Here’s How the Democratic Race Could Change Between Today and Iowa

January 14, 2020
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The Iowa caucuses are three weeks away. It’s worth taking a look at recent history to get a sense of how fluid the dynamic is in this period before live voters show up.

The answer is: It depends.

I looked at polling numbers three weeks out from the 2016, 2012, 2008, and 2004 cycles, then put those numbers against the actual results to show you the delta.

First the caveats:

  • Democrats and Republicans have different rules for their caucuses. For instance, with the Democrats in 2020, candidates have to top a 15 percent threshold in a precinct in order to be considered viable. If you can’t clear that threshold, your supporters in that precinct have to switch candidates or walk away. So we’re not really looking apples-to-apples.
  • For 2016, 2012, and 2008, I’m looking at RealClear polling averages, while for 2004 I’m using a single Des Moines Register poll taken slightly less than three weeks out.
  • This is a very small set to begin with.
  • The following information is for entertainment purposes only.
  • I am not David Byler. He is much smarter than me. You should subscribe to his newsletter.

With that out of the way, here are the numbers:

What can we glean from this? Nothing earth-shattering, but there are a couple takeaways:

  • Most top-tier candidates gain support in the final stretch, not lose it.
  • The only real “collapses” were from candidates who were longshots to begin with: Dick Gephardt and Newt Gingrich. Howard Dean in 2004 is the outlier: By all traditional metrics, he should have been a longshot, but he was, for quite a while, the frontrunner.
  • So if you’re looking for Bernie, Biden, Buttigieg, or Warren to collapse, it might happen to one of them, but probably not two of them, and definitely not three of them.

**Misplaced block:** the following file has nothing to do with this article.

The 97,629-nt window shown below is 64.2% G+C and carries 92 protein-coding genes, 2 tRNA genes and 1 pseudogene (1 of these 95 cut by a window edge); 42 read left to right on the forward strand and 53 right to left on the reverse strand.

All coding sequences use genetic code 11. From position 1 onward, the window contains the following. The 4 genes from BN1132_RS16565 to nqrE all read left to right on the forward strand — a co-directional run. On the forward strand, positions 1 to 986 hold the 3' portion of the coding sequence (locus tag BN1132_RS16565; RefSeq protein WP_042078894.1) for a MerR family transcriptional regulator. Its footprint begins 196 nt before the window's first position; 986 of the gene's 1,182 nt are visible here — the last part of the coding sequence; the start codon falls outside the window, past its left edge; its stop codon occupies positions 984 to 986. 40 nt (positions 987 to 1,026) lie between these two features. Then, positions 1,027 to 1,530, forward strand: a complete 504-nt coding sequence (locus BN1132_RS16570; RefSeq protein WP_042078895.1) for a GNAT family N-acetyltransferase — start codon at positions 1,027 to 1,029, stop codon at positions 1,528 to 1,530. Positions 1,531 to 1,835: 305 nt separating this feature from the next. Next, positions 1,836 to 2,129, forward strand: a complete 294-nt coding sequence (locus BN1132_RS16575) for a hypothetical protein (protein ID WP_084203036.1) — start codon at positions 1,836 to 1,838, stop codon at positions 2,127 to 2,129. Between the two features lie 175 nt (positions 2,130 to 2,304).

• Moving up by 6 or 8 points in the final three weeks is pretty common.
  • Moving by a lot—15 or even 20 points—is uncommon, but not impossible. However, it does require the general collapse of one of the other candidates.

This is the state of play, right now, according to the RCP average:

  1. Biden         20.7
  2. Sanders     20.3
  3. Buttigieg    18.7
  4. Warren      16.0

My main takeaway is that if you believe the top four candidates right now are reasonably solid, then the final results could be within a few points of where we stand. Each of them ticks upward somewhere between one point and seven points and the order of the finish could be scrambled in any of the 24 possibilities.

But if you believe that one (or two) of this Big Four is headed toward a collapse—for my money, that would probably be Buttigieg or Warren—then you have the possibility of big movement for one of the others in the closing days.

If there is a collapse, in hindsight it will look obvious. For Warren, it would mean not crossing the 15 percent threshold that she’s near. For Buttigieg it would mean voters turning away from his longshot candidacy and going with one of the perceived heavyweight challengers—the way they abandoned Newt in 2012 and Dean in 2004.

I’m not sure which way I lean at this point. It seems like a 50-50 proposition.

Jonathan V. Last

Jonathan V. Last is executive editor of The Bulwark.